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“The most exciting breakthroughs of the 21st century will not occur because of technology but because of an expanding concept of what it means to be human.” – John Naisbitt

A thousand years ago, books were accessible to a select few who were part of the top social and economic class, often one ethnicity, and profession. As technology develops so does access and now our learners are so blessed to be able to access knowledge from scientists, astronauts, producers, artists, Ted speakers, CEOs, fashion designers, musicians, and any expert in any profession by just carrying a connected digital device in their pockets. Wow!
Sadly, our students do not feel their privilege or byte size potential. Not only do they have access but they have the power of reach. They can influence millions by making Youtube videos, spreading memes, blogging, microblogging, creating Vines, and sharing on social networks. Many children and teens have already become popular this way. Look at Justin Bieber, Nash Grier, and Kid President.
How do we get them to take on their byte size potential and make each digital message and action matter? Currently, I’m working on a book, Byte-Sized Potential: Can We Make Compassion and Citizenship Go Viral. It will consists of student learning missions that get them doing small acts related to taking responsibility of what goes viral on the web and also how to establish values, preserve traditions, and provide a standard. It gets them to develop the world they want to live in and reflect on the consequences of not choosing to take on the missions. They are small, achievable with great impact. Each also will have a badge. In the meantime, check out the resources below to get an understanding of my research.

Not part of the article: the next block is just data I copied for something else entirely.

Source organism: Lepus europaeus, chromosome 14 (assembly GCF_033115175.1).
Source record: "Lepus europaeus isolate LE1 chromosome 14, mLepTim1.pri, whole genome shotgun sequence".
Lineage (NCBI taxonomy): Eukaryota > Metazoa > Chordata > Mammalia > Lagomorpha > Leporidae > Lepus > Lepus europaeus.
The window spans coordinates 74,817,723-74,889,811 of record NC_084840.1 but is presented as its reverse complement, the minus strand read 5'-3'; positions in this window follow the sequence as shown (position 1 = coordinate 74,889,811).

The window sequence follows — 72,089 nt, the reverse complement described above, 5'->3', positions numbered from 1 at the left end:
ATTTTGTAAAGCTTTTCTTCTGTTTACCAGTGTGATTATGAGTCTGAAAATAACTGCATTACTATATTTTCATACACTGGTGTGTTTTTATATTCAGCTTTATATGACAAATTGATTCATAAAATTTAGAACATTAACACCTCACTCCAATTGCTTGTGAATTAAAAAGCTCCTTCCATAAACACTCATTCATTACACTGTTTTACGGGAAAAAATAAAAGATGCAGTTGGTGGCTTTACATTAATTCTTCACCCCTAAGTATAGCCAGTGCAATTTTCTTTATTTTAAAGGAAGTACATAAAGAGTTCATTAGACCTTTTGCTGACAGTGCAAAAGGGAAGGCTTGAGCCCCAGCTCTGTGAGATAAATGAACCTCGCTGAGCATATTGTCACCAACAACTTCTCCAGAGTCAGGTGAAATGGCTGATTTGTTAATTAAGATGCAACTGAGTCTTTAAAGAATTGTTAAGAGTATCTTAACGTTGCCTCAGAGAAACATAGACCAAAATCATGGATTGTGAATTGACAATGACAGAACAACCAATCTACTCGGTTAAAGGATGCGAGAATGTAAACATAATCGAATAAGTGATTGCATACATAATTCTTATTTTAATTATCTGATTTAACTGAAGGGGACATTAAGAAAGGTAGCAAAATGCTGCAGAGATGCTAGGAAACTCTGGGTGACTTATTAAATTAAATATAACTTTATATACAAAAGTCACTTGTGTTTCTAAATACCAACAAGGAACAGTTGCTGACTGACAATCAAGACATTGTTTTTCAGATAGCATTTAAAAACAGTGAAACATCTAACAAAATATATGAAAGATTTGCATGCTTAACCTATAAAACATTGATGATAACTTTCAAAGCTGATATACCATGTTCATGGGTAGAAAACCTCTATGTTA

If you enjoyed these ideas, you may want to get your copy of The 30 Goals for Teachers or my $5.99 ebook, Learning to Go, which has digital/mobile activities for any device and editable/printable handouts and rubrics. Subscribe for FREE to receive regular updates!


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  1. 1
    Pedro Devera

    Good morning, Ms. Terrell. I attended the workshop you gave at the Central University of Venezuela in Caracas on February 18th which I found interesting and enlightening.

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